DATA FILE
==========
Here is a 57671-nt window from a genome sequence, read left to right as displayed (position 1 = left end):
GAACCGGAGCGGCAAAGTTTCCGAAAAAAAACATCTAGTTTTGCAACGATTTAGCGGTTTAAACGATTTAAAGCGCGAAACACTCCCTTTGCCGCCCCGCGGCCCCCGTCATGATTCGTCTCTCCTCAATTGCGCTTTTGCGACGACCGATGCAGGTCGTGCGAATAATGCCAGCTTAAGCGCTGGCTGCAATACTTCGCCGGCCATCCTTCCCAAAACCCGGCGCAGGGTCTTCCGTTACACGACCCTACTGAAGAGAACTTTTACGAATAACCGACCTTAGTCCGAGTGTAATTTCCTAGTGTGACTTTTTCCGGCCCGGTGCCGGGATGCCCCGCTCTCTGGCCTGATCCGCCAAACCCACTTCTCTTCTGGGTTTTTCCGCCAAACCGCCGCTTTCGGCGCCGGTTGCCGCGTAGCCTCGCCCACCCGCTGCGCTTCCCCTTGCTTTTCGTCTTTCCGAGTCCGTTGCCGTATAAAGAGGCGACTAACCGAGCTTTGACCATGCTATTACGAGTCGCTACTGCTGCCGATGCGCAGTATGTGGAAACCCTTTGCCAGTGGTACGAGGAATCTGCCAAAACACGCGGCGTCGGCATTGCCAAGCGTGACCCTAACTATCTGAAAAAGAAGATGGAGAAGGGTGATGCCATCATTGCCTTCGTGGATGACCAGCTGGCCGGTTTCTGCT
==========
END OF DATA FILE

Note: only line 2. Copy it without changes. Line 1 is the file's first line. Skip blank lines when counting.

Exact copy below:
GAACCGGAGCGGCAAAGTTTCCGAAAAAAAACATCTAGTTTTGCAACGATTTAGCGGTTTAAACGATTTAAAGCGCGAAACACTCCCTTTGCCGCCCCGCGGCCCCCGTCATGATTCGTCTCTCCTCAATTGCGCTTTTGCGACGACCGATGCAGGTCGTGCGAATAATGCCAGCTTAAGCGCTGGCTGCAATACTTCGCCGGCCATCCTTCCCAAAACCCGGCGCAGGGTCTTCCGTTACACGACCCTACTGAAGAGAACTTTTACGAATAACCGACCTTAGTCCGAGTGTAATTTCCTAGTGTGACTTTTTCCGGCCCGGTGCCGGGATGCCCCGCTCTCTGGCCTGATCCGCCAAACCCACTTCTCTTCTGGGTTTTTCCGCCAAACCGCCGCTTTCGGCGCCGGTTGCCGCGTAGCCTCGCCCACCCGCTGCGCTTCCCCTTGCTTTTCGTCTTTCCGAGTCCGTTGCCGTATAAAGAGGCGACTAACCGAGCTTTGACCATGCTATTACGAGTCGCTACTGCTGCCGATGCGCAGTATGTGGAAACCCTTTGCCAGTGGTACGAGGAATCTGCCAAAACACGCGGCGTCGGCATTGCCAAGCGTGACCCTAACTATCTGAAAAAGAAGATGGAGAAGGGTGATGCCATCATTGCCTTCGTGGATGACCAGCTGGCCGGTTTCTGCT